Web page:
So here I sit in a motel room in Lubbock TX, after a long and harrowing two or three days. I count the day before we left as harrowing because getting the Grandmother pulled together was something of an undertaking. Details simply undo her, and she gets all "flippety-flappety" (a state of mind and of behavior somewhere between hysteria and dementia, best characterized by flapping your hands helplessly while screaming about some inessential detail or another... a word of my own invention, feel free to use it yourself).
Then, after getting to sleep a little after midnight, I had to get up at the ass-crack of pre-dawn (4:30 a.m.) in order to drive all the way to my uncle's house in Alameda just to save ten or fifteen bucks on a cab-ride. On the way, my cell-phone crapped out for no apparent reason, so I had to find a pay-phone in Alameda (no mean feat, let me tell you), and call the cab-driver from there.
The aiport was pretty much a breeze... I have learned that the perfect travel accessory is a white-haired old lady in a wheelchair. We were whisked through security in a trice, and though we were quite thoroughly checked (I got felt up...er, patted down... and we had to take off our shoes), we were pretty much treated like VIPs. We also got on the plane first, though we got off last, and the ground crews went out of their ways to make our passage pleasant. All Hail Southwest Airlines (hi, Will)!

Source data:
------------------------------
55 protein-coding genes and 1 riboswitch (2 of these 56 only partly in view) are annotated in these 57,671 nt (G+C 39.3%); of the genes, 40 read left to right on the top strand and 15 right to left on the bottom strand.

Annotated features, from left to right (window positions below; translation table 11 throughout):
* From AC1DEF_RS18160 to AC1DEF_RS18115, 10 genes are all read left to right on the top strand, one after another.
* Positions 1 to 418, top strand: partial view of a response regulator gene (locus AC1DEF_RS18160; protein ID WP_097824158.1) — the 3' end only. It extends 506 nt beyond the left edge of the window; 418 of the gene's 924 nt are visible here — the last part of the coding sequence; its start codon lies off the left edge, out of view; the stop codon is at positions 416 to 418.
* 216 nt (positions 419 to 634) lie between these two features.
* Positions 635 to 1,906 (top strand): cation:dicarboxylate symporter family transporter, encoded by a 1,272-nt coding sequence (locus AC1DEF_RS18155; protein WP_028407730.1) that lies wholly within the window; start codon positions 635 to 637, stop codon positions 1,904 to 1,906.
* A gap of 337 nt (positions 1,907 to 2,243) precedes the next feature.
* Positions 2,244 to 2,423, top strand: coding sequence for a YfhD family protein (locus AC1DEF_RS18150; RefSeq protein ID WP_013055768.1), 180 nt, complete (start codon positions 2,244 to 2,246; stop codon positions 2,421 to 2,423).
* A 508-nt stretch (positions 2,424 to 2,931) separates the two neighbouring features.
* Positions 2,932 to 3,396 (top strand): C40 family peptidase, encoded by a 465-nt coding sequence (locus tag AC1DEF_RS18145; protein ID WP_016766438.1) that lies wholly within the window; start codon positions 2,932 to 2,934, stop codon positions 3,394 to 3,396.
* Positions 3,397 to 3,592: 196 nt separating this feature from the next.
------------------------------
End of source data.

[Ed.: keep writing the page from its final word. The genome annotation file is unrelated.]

When we changed planes in Albuquerque (I like to pronounce it wrong, alternating between "al-bu-queer-quee" and "al-bu-cue-er-cue") I stumbled out of the tunnel into an utter ocean of late-teen Boy Scouts... and was reminded of Dorothy Shaw in Gentlemen Prefer Blondes: "The Olympic Team? For me? Well, wasn't that thoughtful of someone?" But they were getting on the plane and I was getting off; and as we all know, there's no such thing as a gay Boy Scout (I'll give you a moment to quit giggling).
The flight was uneventful, except for Southwest's peculiar habit of stopping at three or four places along the way. I particularly enjoyed our flight steward for the Oakland/LA leg of the trip, a weensy little blond boy named Marek (pronounced "Merrick") who had to most amazingly gorgeous skin... as well as a darling smile and a cute little butt. Most amusingly, neither he nor any of the other flight attendants during the whole trip could remember where all the stops were, and kept having to look them up when they made announcements (from Oakland to LA to Albuquerque to St Louis to Baltimore to Hartford, but we changed at Albuquerque to a plane that had started in Phoenix and continued on to Lubbock, Austin, and Houston... I mean, I knew the route before I got on the plane).